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Ghost Town

NEWS
August 4, 2005 | By Terri Akman
It's hard to believe it was 25 years ago that strains of Loggins & Messina's "Danny's Song" accompanied the first dance for my husband and me as man and wife. And is it possible that their rendition of "House at Pooh Corner" lulled my babies to sleep all those years ago? Hearing Kenny Loggins and Jim Messina singing these songs, and more, at the Tweeter Center recently, took me back to these special moments in my life. When friends asked if we wanted to see Loggins and Messina, we thought it would be fun but held out for the cheaper lawn seats.
NEWS
May 27, 2005 | By Nancy Viau
As the days begin to get warmer at the Jersey Shore, year-round residents are not happy. I stroll into one of my favorite stores and announce to my shopkeeper friend, "Summer is just around the corner!" She looks at me and moans, "Oh, no. " "What's wrong?" I ask. "Don't you miss the good ole summertime?" "Well," she sighs, "It's just that those of us who live here dread summer. " I know why she feels this way. Summer at the Shore means crowds galore. Gone are the parking spaces, the empty beaches and the peaceful waterways.
NEWS
September 4, 2004 | By Troy Graham and Anthony R. Wood INQUIRER STAFF WRITERS
Central Florida, its coastal communities turned into boarded-up ghost towns by the threat of Hurricane Frances, braced for a nightmare today. The National Hurricane Center in Miami forecast that Frances would make landfall as a major hurricane, with winds up to 120 m.p.h., this afternoon and then become a dangerous inland rainstorm. The storm behaved erratically yesterday, and its precise destination remained uncertain, but the forecast track had it landing near or south of Melbourne.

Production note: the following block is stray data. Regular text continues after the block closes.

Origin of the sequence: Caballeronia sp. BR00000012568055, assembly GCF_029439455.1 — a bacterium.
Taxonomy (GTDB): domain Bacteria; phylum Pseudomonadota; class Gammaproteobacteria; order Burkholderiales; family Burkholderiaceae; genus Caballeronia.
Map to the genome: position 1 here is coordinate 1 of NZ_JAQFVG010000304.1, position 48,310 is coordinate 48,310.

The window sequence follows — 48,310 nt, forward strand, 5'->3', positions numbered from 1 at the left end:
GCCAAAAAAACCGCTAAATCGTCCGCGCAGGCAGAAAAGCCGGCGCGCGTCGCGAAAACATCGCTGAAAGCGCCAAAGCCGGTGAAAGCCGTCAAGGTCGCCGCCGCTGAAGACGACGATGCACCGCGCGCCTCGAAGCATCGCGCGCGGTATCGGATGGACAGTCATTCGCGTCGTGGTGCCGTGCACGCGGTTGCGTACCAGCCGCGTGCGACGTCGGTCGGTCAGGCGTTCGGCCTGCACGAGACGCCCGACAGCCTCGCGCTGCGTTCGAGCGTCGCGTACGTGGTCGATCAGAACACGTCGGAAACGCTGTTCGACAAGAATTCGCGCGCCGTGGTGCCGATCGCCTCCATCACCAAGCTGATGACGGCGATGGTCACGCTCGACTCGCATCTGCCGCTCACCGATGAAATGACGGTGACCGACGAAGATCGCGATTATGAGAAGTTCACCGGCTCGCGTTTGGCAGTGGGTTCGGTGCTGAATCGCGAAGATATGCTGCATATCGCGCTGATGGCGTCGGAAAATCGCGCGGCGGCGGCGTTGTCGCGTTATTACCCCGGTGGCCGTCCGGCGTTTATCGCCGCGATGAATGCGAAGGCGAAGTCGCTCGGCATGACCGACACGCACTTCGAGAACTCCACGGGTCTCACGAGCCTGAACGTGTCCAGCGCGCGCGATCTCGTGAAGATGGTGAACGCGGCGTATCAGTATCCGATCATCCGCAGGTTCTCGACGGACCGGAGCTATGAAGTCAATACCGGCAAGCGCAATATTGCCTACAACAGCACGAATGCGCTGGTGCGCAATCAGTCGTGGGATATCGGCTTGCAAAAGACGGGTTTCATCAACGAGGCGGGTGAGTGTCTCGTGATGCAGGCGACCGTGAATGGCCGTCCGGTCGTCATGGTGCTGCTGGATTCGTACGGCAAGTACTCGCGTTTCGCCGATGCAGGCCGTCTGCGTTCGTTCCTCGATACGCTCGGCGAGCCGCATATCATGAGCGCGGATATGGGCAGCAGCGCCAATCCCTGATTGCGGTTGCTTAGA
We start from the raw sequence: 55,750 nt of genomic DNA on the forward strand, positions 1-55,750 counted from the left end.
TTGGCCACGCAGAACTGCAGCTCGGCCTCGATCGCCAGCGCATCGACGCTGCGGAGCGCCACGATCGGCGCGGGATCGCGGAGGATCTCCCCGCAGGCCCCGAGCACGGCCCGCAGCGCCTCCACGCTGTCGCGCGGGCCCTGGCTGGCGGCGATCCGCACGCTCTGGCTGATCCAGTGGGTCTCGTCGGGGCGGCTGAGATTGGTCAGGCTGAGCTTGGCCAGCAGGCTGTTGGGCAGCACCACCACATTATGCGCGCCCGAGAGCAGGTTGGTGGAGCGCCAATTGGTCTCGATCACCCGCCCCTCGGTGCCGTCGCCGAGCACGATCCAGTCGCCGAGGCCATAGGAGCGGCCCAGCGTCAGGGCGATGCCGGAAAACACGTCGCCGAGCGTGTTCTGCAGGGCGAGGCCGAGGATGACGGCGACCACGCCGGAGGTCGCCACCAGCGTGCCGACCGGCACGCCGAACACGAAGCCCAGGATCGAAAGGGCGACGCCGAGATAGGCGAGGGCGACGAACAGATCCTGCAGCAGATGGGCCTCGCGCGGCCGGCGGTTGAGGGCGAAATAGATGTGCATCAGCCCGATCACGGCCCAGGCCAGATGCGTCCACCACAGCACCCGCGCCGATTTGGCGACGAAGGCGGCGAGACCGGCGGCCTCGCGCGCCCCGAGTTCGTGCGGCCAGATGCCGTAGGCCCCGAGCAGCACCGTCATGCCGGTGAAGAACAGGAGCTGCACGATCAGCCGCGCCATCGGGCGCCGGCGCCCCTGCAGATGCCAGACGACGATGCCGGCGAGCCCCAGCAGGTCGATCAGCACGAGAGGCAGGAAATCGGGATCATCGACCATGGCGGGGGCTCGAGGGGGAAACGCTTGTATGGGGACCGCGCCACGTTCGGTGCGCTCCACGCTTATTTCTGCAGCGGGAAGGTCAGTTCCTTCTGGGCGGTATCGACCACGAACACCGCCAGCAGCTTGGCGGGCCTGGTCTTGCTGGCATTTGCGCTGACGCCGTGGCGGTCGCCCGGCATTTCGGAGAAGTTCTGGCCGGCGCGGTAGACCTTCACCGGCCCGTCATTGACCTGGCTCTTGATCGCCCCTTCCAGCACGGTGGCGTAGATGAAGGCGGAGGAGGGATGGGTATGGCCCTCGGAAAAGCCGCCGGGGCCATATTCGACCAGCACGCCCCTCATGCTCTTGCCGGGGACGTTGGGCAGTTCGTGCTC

NEWS
July 27, 2004 | By Marcia Gelbart INQUIRER STAFF WRITER
Urged to stay away from downtown during the frenzy of the Democratic National Convention, Bostonians did precisely that yesterday. "It's like a ghost town, like there was a mass exodus," said Laura McNally, a waitress at the Harp Irish Pub, located right across from the FleetCenter and separated from it by tall metal barricades. At noon yesterday, instead of serving lunch to her regular dozens of office and construction workers, McNally found herself outside smoking a cigarette, watching the out-of-towners amble by. The same was true at the 5 North Square Italian restaurant in Boston's North End, where lunchtime came and went with just two dishes served, one grilled chicken, one meatball and ziti.
SPORTS
August 7, 2003 | By Frank Fitzpatrick INQUIRER STAFF WRITER
During Veterans Stadium's final season, The Inquirer will look back weekly at memorable Phillies moments. Normally, on weekday mid-mornings, Pattison Avenue, just east of Broad Street, is as sleepy as a ghost town - though it's generally litter, not tumbleweeds, that blows along the urban thoroughfare. By then, the commuters who park in the sports complex's vast lots and hop on the Broad Street Subway are tucked away in their Center City offices. The produce-packed vehicles and cement trucks that rumble along this pothole-plagued topography are gone.